On an afternoon game drive, myself and my tracker Joel Khoza were looking for leopard when we came to an area where there were several vultures in the air and treetops.
We looked for signs of a predator or a kill but didn’t find anything. Joel got off the vehicle to check a dry riverbed nearby. Within a few moments, he reappeared, rushing back to the vehicle with a huge smile, giving away that he had found something.
He indicated to me to turn around and hurry to the other side. As we pulled around, I spotted a leopard in the very top of a tall Marula tree. He was sitting on a vulture’s nest! There was a baby vulture in the nest and the leopard was swatting his paw at it.
The mother vulture was flying overhead screeching and mobbing the leopard (“mobbing” describes the behaviour of birds trying to chase away predators by diving at them).
The leopard was grunting and hissing at baby. Even without recognising him by his spot patterns, it was already obvious to me which leopard this was – our youngest resident male. We call him Hanyile.
Hanyile is well-known for being a busy-body and curious leopard. True to his reputation, he was up to his antics again.
Hanyile was hesitant to jump in the nest and remained on edge. After about 10 minutes, he grabbed the chick with one of his claws and raised it up and down, to either to get a better look or to bite it.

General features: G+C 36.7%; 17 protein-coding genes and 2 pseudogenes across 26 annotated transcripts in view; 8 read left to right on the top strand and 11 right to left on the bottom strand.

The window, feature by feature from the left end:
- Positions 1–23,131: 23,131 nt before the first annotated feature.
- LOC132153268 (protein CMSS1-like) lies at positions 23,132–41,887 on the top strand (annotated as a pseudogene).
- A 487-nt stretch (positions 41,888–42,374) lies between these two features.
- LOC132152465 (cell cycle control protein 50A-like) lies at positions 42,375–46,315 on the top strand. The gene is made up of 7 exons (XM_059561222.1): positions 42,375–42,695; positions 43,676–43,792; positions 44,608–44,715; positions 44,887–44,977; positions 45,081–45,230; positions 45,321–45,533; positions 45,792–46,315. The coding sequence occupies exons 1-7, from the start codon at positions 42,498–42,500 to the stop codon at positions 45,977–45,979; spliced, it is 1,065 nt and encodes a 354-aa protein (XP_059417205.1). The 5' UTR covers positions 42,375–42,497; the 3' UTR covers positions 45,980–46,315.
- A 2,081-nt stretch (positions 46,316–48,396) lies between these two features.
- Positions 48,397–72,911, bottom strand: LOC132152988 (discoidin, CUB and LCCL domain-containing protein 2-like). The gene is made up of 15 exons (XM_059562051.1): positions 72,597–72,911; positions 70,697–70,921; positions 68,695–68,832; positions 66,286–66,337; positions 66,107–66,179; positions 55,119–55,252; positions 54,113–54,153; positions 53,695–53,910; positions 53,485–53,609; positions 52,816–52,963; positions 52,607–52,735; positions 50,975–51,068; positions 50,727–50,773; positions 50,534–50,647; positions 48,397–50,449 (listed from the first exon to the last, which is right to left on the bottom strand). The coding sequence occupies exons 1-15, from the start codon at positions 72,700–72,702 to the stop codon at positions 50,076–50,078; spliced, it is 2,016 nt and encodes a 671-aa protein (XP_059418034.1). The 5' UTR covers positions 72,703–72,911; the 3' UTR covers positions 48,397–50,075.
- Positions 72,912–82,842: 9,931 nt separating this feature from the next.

After picking it up, he lost his grip and the vulture baby plummeted to the ground. It didn’t survive the fall.
Though the baby had fallen, the mother vulture was still pestering the leopard. With the object of his curiosity gone, he made his way down the tree.
Hanyile showed off his delicate balance as he descended from the flimsy branches. At the bottom, he sniffed around the chick but then left it and moved on without biting or trying to eat it.
This is not something that myself or Joel had ever seen before. The best explanation I can give is that Hanyile was curious about the vulture in the nest and he went to investigate.
Hanyile is a young cat so he still has a lot to discover, and exploring is how he learns about his surroundings.
He didn’t eat the meat of the chick, most likely because he wasn’t desperate for food and would prefer the meat of something else.
It’s documented that other birds of prey will snatch a vulture from a nest, but to witness a young leopard doing this is a rare sight.
It is certainly not something I will ever forget.
Words by: Ruvan Grobler
Photos by: Ivory Lodge Guest Michelle Matthies DiSciullo